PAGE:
The TPI can be a useful monitoring instrument and help you track and be more aware of the choices you make when you teach or develop courses.

  3. Review Seven Principles of Good Practice in Higher Education

    Arthur W. Chickering and Zelda F. Gamson reviewed research from various universities in the United States and distilled the findings into the well-known “Seven Principles for Good Practice in Undergraduate Education.” The principles are:
    – Encourage contact between students and faculty
    – Develop reciprocity and cooperation among students
    – Encourage active learning
    – Give prompt feedback
    – Emphasize time on task
    – Communicate high expectations
    – Respect diverse talents and ways of learning
    These principles still seem relevant and meaningful today. You may find it useful to reflect on how many of these principles you employ in your teaching practice and/or course design.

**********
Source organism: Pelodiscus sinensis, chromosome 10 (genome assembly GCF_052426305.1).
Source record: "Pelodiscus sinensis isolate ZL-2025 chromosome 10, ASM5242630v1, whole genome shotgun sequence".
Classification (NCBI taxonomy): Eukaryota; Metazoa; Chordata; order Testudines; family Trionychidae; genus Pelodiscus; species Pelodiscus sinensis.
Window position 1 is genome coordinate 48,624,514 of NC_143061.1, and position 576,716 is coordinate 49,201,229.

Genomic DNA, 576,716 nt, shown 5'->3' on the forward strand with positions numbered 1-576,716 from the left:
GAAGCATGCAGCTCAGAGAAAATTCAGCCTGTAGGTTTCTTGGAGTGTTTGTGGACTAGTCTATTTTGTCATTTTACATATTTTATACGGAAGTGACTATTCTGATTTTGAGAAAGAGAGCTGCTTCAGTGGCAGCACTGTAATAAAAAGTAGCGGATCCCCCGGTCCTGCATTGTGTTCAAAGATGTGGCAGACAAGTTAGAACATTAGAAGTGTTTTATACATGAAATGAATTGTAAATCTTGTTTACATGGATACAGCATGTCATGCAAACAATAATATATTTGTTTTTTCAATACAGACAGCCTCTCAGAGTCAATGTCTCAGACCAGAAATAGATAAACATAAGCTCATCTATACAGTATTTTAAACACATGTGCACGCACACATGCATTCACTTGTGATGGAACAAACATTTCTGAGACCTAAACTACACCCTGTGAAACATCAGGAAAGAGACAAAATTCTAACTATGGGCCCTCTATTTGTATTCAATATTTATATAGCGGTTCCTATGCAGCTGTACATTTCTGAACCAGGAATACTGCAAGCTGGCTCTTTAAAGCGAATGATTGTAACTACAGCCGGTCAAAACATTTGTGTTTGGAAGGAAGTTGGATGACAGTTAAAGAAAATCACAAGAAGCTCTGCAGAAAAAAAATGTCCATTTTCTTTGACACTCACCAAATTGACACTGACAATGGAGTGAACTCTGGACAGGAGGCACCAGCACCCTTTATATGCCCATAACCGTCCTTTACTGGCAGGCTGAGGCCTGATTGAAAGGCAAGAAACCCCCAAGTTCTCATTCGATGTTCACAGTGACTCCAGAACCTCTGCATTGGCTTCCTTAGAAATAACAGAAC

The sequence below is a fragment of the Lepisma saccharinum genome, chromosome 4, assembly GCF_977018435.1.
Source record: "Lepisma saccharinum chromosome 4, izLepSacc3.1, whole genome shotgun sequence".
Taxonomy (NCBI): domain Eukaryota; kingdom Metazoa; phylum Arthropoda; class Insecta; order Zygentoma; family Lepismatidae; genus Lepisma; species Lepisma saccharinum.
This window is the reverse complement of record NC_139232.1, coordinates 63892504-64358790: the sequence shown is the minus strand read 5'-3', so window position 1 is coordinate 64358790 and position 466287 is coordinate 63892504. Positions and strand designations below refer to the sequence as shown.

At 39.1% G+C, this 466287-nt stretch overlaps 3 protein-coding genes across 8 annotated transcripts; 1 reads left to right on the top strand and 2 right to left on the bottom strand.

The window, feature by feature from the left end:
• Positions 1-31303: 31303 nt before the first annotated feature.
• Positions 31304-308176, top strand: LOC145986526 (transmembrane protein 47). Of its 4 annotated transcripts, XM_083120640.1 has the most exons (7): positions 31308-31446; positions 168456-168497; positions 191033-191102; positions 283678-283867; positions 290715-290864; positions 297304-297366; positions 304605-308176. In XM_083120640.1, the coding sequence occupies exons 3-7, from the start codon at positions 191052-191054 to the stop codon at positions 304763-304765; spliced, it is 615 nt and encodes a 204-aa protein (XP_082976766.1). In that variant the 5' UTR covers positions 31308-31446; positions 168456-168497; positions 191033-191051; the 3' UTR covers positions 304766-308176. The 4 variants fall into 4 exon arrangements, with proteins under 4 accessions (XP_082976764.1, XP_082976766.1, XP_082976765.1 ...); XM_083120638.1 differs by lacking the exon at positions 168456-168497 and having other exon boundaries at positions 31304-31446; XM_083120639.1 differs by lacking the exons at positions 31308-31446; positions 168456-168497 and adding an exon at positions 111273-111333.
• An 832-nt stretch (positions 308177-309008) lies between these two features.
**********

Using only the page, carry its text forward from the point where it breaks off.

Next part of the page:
4. Write a statement of teaching philosophy.

    If you’ve completed some form of teacher training or completed recent job applications, you may already have one. If you don’t, here’s some guidelines for how to compose one: Teaching Philosophy Statements (from University of Guelph).
    In general, statements (usually 1-2 typed pages) include:
    – a statement of your values and beliefs about teaching and learning;
    – an identification of different strategies or practices that demonstrate how you see your beliefs reflected in your teaching or course development;
    – a list of your future objectives in terms of your professional development
    – a conclusion that highlights your commitment to your professional practice
    Suggestion for further development:  You might consider augmenting your written statement with some form of visual – a collage, an interactive presentation (brief) or a short video. It’s worth creating various forms as each may provide additional insights into your beliefs and how you apply them in practice. The teaching philosophy statement can (and should) be revisited periodically. I also suggest that you revisit them when you change the subject or type of teaching you do (e.g., switching to online or blended forms of teaching).